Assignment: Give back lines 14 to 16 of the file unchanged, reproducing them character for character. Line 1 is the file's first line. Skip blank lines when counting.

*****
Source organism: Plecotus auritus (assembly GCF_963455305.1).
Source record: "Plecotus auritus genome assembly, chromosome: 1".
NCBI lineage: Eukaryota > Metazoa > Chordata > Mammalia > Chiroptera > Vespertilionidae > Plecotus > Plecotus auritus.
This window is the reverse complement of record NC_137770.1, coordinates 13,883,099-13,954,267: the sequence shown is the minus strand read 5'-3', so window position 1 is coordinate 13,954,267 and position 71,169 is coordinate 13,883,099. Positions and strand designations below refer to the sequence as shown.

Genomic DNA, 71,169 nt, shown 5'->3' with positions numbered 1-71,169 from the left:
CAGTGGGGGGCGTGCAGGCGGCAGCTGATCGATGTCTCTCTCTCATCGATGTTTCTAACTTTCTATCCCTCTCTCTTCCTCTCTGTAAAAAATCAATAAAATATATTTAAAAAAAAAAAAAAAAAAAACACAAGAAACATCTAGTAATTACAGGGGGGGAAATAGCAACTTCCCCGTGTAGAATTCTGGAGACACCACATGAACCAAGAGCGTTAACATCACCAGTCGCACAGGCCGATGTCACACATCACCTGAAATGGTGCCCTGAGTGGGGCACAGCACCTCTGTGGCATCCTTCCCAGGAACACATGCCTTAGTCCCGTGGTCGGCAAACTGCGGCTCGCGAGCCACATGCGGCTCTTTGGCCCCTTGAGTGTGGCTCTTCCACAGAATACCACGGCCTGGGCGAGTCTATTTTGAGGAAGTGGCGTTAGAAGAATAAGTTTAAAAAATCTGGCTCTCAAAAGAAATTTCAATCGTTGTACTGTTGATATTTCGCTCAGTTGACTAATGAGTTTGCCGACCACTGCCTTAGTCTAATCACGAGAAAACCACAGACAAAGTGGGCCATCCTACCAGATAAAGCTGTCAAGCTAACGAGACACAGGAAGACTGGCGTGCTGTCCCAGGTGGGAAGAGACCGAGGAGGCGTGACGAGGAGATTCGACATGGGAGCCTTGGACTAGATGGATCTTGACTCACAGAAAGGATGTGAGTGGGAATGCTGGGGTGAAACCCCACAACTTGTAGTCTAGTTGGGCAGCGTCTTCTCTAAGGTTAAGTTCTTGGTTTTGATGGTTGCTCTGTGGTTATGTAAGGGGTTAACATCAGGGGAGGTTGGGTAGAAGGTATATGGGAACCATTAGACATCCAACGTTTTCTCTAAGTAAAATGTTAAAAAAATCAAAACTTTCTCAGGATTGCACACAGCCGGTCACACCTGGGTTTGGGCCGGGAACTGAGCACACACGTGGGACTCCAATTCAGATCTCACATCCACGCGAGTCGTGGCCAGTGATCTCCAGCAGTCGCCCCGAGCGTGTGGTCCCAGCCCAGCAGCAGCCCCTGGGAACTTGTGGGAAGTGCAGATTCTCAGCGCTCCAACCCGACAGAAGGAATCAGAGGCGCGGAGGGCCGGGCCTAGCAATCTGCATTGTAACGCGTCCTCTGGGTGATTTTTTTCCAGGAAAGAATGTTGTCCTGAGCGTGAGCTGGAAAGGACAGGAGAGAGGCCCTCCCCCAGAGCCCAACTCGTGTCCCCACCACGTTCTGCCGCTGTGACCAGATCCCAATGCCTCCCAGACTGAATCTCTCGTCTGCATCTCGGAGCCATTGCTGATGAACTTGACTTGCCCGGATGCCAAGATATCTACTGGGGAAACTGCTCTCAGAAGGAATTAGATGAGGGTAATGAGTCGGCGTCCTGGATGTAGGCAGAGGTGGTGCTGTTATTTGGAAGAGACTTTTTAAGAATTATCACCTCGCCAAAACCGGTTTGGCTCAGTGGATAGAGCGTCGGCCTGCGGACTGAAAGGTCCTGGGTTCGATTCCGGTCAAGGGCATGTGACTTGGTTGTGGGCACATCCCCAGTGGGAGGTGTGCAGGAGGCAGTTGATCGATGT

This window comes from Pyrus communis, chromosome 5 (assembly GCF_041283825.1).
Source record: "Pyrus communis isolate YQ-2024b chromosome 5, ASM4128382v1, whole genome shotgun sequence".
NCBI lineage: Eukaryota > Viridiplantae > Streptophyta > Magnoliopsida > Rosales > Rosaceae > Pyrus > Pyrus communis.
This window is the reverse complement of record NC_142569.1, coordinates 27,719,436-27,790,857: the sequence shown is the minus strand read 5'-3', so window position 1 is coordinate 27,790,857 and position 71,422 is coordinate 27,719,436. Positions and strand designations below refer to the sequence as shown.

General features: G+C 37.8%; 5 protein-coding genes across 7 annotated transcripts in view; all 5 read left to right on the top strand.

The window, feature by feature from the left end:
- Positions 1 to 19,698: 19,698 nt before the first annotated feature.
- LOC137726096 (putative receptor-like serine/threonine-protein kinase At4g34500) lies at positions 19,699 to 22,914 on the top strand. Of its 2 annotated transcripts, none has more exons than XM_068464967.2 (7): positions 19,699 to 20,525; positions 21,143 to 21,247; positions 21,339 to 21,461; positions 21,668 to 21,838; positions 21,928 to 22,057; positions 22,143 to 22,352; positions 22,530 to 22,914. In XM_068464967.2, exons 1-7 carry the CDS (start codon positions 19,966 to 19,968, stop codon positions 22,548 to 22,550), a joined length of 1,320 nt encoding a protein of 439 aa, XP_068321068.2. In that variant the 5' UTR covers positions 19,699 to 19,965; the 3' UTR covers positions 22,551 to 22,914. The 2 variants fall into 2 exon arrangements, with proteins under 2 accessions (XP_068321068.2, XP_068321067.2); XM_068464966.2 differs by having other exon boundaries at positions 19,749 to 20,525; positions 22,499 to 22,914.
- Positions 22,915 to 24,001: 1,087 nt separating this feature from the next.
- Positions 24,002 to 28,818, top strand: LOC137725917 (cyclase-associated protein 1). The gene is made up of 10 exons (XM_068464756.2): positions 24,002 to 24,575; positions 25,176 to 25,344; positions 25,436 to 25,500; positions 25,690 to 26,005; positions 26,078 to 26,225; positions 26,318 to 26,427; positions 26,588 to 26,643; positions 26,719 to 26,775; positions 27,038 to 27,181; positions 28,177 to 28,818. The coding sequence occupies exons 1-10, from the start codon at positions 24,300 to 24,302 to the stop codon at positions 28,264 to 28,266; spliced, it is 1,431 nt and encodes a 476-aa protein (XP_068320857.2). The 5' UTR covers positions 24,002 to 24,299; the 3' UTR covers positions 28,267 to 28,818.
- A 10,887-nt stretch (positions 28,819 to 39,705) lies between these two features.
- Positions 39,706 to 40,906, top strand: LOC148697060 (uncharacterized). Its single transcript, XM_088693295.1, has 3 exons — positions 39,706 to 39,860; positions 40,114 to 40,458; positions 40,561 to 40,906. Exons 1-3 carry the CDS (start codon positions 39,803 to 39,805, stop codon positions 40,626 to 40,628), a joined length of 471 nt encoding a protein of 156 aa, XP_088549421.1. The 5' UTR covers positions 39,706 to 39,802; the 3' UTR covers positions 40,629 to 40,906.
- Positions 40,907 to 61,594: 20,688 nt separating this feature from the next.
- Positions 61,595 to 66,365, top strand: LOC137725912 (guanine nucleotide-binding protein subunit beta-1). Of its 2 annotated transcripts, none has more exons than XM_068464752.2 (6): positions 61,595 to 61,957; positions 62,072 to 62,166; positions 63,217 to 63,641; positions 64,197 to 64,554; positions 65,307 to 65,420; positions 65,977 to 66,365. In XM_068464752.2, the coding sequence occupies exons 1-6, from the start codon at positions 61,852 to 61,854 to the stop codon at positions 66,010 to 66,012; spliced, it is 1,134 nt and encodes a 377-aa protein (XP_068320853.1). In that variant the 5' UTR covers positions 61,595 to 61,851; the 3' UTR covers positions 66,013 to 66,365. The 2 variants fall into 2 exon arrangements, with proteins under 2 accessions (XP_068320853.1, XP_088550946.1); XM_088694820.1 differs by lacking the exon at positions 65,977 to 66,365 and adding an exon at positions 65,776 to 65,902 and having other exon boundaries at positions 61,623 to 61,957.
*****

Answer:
- LOC137726096 (putative receptor-like serine/threonine-protein kinase At4g34500) lies at positions 19,699 to 22,914 on the top strand. Of its 2 annotated transcripts, none has more exons than XM_068464967.2 (7): positions 19,699 to 20,525; positions 21,143 to 21,247; positions 21,339 to 21,461; positions 21,668 to 21,838; positions 21,928 to 22,057; positions 22,143 to 22,352; positions 22,530 to 22,914. In XM_068464967.2, exons 1-7 carry the CDS (start codon positions 19,966 to 19,968, stop codon positions 22,548 to 22,550), a joined length of 1,320 nt encoding a protein of 439 aa, XP_068321068.2. In that variant the 5' UTR covers positions 19,699 to 19,965; the 3' UTR covers positions 22,551 to 22,914. The 2 variants fall into 2 exon arrangements, with proteins under 2 accessions (XP_068321068.2, XP_068321067.2); XM_068464966.2 differs by having other exon boundaries at positions 19,749 to 20,525; positions 22,499 to 22,914.
- Positions 22,915 to 24,001: 1,087 nt separating this feature from the next.
- Positions 24,002 to 28,818, top strand: LOC137725917 (cyclase-associated protein 1). The gene is made up of 10 exons (XM_068464756.2): positions 24,002 to 24,575; positions 25,176 to 25,344; positions 25,436 to 25,500; positions 25,690 to 26,005; positions 26,078 to 26,225; positions 26,318 to 26,427; positions 26,588 to 26,643; positions 26,719 to 26,775; positions 27,038 to 27,181; positions 28,177 to 28,818. The coding sequence occupies exons 1-10, from the start codon at positions 24,300 to 24,302 to the stop codon at positions 28,264 to 28,266; spliced, it is 1,431 nt and encodes a 476-aa protein (XP_068320857.2). The 5' UTR covers positions 24,002 to 24,299; the 3' UTR covers positions 28,267 to 28,818.